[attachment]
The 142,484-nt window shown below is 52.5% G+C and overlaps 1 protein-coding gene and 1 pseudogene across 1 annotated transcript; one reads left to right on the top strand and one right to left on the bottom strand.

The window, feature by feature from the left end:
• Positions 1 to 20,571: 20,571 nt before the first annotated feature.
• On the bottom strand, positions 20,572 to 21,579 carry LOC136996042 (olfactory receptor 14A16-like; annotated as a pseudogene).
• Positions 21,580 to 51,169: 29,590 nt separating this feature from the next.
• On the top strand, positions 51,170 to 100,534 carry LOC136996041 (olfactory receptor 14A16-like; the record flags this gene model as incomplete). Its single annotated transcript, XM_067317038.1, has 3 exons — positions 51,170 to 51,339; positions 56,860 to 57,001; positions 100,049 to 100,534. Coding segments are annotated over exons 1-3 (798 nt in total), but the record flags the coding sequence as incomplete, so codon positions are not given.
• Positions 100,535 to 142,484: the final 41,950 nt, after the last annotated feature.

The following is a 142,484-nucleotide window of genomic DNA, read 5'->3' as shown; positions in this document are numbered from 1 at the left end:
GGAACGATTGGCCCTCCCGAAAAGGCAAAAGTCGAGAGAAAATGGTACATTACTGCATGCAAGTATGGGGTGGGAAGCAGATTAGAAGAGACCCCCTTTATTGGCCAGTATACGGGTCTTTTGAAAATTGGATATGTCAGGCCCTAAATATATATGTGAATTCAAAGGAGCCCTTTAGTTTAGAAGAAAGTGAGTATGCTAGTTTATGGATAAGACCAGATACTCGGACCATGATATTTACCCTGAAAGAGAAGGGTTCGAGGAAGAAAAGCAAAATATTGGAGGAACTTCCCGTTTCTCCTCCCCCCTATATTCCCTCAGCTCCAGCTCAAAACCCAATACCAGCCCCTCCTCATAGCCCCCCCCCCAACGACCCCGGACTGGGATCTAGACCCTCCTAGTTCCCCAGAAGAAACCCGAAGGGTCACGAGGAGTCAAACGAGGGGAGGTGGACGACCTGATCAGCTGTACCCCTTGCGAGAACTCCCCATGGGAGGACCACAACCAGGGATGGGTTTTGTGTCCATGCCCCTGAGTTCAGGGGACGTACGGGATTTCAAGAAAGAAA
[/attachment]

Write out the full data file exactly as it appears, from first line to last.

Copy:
The 142,484-nt window shown below is 52.5% G+C and overlaps 1 protein-coding gene and 1 pseudogene across 1 annotated transcript; one reads left to right on the top strand and one right to left on the bottom strand.

The window, feature by feature from the left end:
• Positions 1 to 20,571: 20,571 nt before the first annotated feature.
• On the bottom strand, positions 20,572 to 21,579 carry LOC136996042 (olfactory receptor 14A16-like; annotated as a pseudogene).
• Positions 21,580 to 51,169: 29,590 nt separating this feature from the next.
• On the top strand, positions 51,170 to 100,534 carry LOC136996041 (olfactory receptor 14A16-like; the record flags this gene model as incomplete). Its single annotated transcript, XM_067317038.1, has 3 exons — positions 51,170 to 51,339; positions 56,860 to 57,001; positions 100,049 to 100,534. Coding segments are annotated over exons 1-3 (798 nt in total), but the record flags the coding sequence as incomplete, so codon positions are not given.
• Positions 100,535 to 142,484: the final 41,950 nt, after the last annotated feature.

The following is a 142,484-nucleotide window of genomic DNA, read 5'->3' as shown; positions in this document are numbered from 1 at the left end:
GGAACGATTGGCCCTCCCGAAAAGGCAAAAGTCGAGAGAAAATGGTACATTACTGCATGCAAGTATGGGGTGGGAAGCAGATTAGAAGAGACCCCCTTTATTGGCCAGTATACGGGTCTTTTGAAAATTGGATATGTCAGGCCCTAAATATATATGTGAATTCAAAGGAGCCCTTTAGTTTAGAAGAAAGTGAGTATGCTAGTTTATGGATAAGACCAGATACTCGGACCATGATATTTACCCTGAAAGAGAAGGGTTCGAGGAAGAAAAGCAAAATATTGGAGGAACTTCCCGTTTCTCCTCCCCCCTATATTCCCTCAGCTCCAGCTCAAAACCCAATACCAGCCCCTCCTCATAGCCCCCCCCCCAACGACCCCGGACTGGGATCTAGACCCTCCTAGTTCCCCAGAAGAAACCCGAAGGGTCACGAGGAGTCAAACGAGGGGAGGTGGACGACCTGATCAGCTGTACCCCTTGCGAGAACTCCCCATGGGAGGACCACAACCAGGGATGGGTTTTGTGTCCATGCCCCTGAGTTCAGGGGACGTACGGGATTTCAAGAAAGAAA